Hey Kevin…find an empty classroom with a plug in! Simple as that!

She finally decided to seek help on Sinclair’s Facebook page and their reply to her post was, “We contacted several departments and were given the same reply, so we aren’t sure who else to contact that could make some progress…perhaps the Ombudsman. She is the campus/student advocate for Sinclair and may be able to help move your voice along. You can contact her office at 937-512-2205. It’s no guarantee that she’ll be able to find a new spot for you, but at least she’ll be aware of the situation. Good luck and please let us know if you have any more questions or concerns!”

Then when she pressed further, she was told that there was a locker room that she could use in buiding 8, which is all the way across campus from where her classes are in building 9, which would mean her having to walk 15 minutes across campus, pump, then walk 15 minutes back to class. This is an unreasonable suggestion and is flat out discrimination.

They were nice enough to provide a map for her, though with the message, ” Shelbi — according to several campus sources, the women’s locker room in building 8 is available for these sorts of things. We attached a campus map so you can visually see where building 8 is.”

These sorts of things? Seriously, Sinclair? This woman just wants to be able to provide milk for her child!

What I find ironic though, Sinclair offers a list of 53 resources spanning from drug addiction to preparing resumes, but absolutely none for mothers who need to pump for their babies. Find that page here:

They even provide a nice little powerpoint presentation on helping students to succeed seen here, , but yet they have no interest in helping Shelbi to suceed, since clearly she doesn’t fall into the appropriate category of those who need support, her being a breastfeeding mother and all…

In Shelbi’s words, “It’s a shame I have to use my energy in finding a place to pump instead of focusing on my classes”

Perhaps we should MAKE them care about supporting breastfeeding mothers….

Here is their facebook page:

Ohio State University has 8 nursing rooms on their campus. Duke University has one in every building. Maybe Sinclair should take some serious notes from them!

Shelbi has started a petition urging the school to support breastfeeding mothers.

A breastfeeding mother who returns to work or school cannot continue to breastfeed if she can not pump. A breastfeeding mother cannot express milk sufficiently if there is not a comfortable and sanitary place to do so. The United States government has recognized this issue and has put in place “The Patient Protection and Affordable Care Act” (PPACA).The law requires employers to provide “reasonable” break time and a private place other than a bathroom where a working mom can express breast milk for her nursing baby. However, the law doesn’t say anything about college’s doing the same for their students.This petition can help change that for Sinclair. As of right now, there is one area that is known as the “mother’s room” and this room is actually a locker room. A locker room is not an appropriate place to make food for a child. It also does not offer privacy. In addition to it being in an inappropriate location, it is only on one side of campus. What about the mom’s who have classes on the other side of campus? It is not reasonable to think that these mom’s can leave class, walk 10-20 minutes to this space, pump for 15 minutes, and then walk back another 10-20 minutes. In the time it takes for someone to do that, class would be over. Some women might be embarrassed or not want to deal with the hassle of getting someone to help her find a place to pump and thus, quit breastfeeding. Sinclair should support breastfeeding and encourage mother’s to continue to breastfeed by providing spaces that are not a bathroom and that have privacy available. These spaces should also be available through out campus and not just one area. It is important for mothers perusing their education, to know that just because they are going to college, does not mean that they have to sacrifice their breastfeeding relationship with their child.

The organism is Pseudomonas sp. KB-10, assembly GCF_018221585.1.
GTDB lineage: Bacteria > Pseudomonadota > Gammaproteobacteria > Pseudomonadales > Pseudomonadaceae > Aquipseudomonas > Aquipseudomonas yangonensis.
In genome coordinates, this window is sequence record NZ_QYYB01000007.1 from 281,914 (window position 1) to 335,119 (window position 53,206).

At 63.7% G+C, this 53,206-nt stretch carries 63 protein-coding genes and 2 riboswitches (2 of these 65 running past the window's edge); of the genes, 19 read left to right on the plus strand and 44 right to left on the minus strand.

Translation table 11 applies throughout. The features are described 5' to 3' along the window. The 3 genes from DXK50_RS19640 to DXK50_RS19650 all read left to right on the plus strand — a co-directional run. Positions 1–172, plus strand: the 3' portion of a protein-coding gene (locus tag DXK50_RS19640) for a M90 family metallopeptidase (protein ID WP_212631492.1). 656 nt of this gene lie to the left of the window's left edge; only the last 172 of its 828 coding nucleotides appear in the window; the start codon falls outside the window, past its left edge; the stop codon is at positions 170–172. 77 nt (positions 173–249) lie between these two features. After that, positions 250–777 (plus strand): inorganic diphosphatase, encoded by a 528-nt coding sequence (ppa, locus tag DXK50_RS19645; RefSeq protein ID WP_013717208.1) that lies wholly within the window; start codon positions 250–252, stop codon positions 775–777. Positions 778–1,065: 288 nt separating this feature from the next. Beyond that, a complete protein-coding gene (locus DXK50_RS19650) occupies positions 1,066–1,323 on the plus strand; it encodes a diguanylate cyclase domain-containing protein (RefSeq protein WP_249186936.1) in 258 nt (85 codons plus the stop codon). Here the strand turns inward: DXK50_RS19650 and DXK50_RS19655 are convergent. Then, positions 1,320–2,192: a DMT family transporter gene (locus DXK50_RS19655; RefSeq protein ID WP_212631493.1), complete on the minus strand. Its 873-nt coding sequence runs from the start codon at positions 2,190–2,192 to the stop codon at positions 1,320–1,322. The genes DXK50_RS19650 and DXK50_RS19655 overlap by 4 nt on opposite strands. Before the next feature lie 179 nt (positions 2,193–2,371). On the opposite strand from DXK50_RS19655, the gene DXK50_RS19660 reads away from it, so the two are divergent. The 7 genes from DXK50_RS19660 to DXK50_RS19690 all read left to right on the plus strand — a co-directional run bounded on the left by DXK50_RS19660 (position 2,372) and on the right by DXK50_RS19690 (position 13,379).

You can sign the petition here:


After the blog post went viral, Shelbi was finally contacted by SCC and was told that they would open up the lactation room for students. She was also given a private spot in her building to pump.
This happened after several media outlets like the one seen heregot word of the story and started contacting the school.
Do you think this is enough or should they take further steps? Let us know on our Facebook page